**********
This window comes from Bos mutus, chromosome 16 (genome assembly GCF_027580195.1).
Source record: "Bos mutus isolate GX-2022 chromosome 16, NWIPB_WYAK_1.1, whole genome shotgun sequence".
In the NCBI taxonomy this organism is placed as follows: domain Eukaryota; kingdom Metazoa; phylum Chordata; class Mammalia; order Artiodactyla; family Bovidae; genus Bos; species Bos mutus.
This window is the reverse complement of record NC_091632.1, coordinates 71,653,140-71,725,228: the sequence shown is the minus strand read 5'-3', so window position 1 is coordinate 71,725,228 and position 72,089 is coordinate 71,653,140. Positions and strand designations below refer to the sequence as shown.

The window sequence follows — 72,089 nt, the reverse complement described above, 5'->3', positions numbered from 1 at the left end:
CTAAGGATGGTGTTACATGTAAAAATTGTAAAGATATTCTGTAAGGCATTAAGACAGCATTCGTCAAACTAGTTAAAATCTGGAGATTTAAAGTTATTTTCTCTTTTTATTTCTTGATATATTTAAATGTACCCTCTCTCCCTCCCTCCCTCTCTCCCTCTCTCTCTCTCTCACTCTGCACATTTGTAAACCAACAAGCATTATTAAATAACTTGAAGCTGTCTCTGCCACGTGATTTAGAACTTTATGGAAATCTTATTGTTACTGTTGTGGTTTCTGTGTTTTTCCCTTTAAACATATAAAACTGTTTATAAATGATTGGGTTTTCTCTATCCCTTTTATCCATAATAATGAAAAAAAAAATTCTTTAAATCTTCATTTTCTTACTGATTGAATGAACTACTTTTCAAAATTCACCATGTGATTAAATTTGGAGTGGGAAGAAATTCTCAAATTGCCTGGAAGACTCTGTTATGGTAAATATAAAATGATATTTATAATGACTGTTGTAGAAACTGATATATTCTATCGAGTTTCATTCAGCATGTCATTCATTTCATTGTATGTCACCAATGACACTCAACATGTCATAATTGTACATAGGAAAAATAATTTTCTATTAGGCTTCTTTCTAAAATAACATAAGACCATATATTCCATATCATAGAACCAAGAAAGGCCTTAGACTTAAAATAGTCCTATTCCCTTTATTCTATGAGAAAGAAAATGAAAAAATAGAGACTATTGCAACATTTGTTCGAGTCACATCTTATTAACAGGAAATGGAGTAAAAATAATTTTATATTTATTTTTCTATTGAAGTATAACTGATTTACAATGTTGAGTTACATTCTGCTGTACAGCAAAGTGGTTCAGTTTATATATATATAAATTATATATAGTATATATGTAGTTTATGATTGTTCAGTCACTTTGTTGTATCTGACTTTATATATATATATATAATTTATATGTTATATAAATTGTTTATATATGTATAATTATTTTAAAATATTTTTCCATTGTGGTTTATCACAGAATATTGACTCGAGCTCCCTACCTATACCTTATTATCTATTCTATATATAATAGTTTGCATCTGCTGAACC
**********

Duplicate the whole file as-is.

This window comes from Bos mutus, chromosome 16 (genome assembly GCF_027580195.1).
Source record: "Bos mutus isolate GX-2022 chromosome 16, NWIPB_WYAK_1.1, whole genome shotgun sequence".
In the NCBI taxonomy this organism is placed as follows: domain Eukaryota; kingdom Metazoa; phylum Chordata; class Mammalia; order Artiodactyla; family Bovidae; genus Bos; species Bos mutus.
This window is the reverse complement of record NC_091632.1, coordinates 71,653,140-71,725,228: the sequence shown is the minus strand read 5'-3', so window position 1 is coordinate 71,725,228 and position 72,089 is coordinate 71,653,140. Positions and strand designations below refer to the sequence as shown.

The window sequence follows — 72,089 nt, the reverse complement described above, 5'->3', positions numbered from 1 at the left end:
CTAAGGATGGTGTTACATGTAAAAATTGTAAAGATATTCTGTAAGGCATTAAGACAGCATTCGTCAAACTAGTTAAAATCTGGAGATTTAAAGTTATTTTCTCTTTTTATTTCTTGATATATTTAAATGTACCCTCTCTCCCTCCCTCCCTCTCTCCCTCTCTCTCTCTCTCACTCTGCACATTTGTAAACCAACAAGCATTATTAAATAACTTGAAGCTGTCTCTGCCACGTGATTTAGAACTTTATGGAAATCTTATTGTTACTGTTGTGGTTTCTGTGTTTTTCCCTTTAAACATATAAAACTGTTTATAAATGATTGGGTTTTCTCTATCCCTTTTATCCATAATAATGAAAAAAAAAATTCTTTAAATCTTCATTTTCTTACTGATTGAATGAACTACTTTTCAAAATTCACCATGTGATTAAATTTGGAGTGGGAAGAAATTCTCAAATTGCCTGGAAGACTCTGTTATGGTAAATATAAAATGATATTTATAATGACTGTTGTAGAAACTGATATATTCTATCGAGTTTCATTCAGCATGTCATTCATTTCATTGTATGTCACCAATGACACTCAACATGTCATAATTGTACATAGGAAAAATAATTTTCTATTAGGCTTCTTTCTAAAATAACATAAGACCATATATTCCATATCATAGAACCAAGAAAGGCCTTAGACTTAAAATAGTCCTATTCCCTTTATTCTATGAGAAAGAAAATGAAAAAATAGAGACTATTGCAACATTTGTTCGAGTCACATCTTATTAACAGGAAATGGAGTAAAAATAATTTTATATTTATTTTTCTATTGAAGTATAACTGATTTACAATGTTGAGTTACATTCTGCTGTACAGCAAAGTGGTTCAGTTTATATATATATAAATTATATATAGTATATATGTAGTTTATGATTGTTCAGTCACTTTGTTGTATCTGACTTTATATATATATATATAATTTATATGTTATATAAATTGTTTATATATGTATAATTATTTTAAAATATTTTTCCATTGTGGTTTATCACAGAATATTGACTCGAGCTCCCTACCTATACCTTATTATCTATTCTATATATAATAGTTTGCATCTGCTGAACC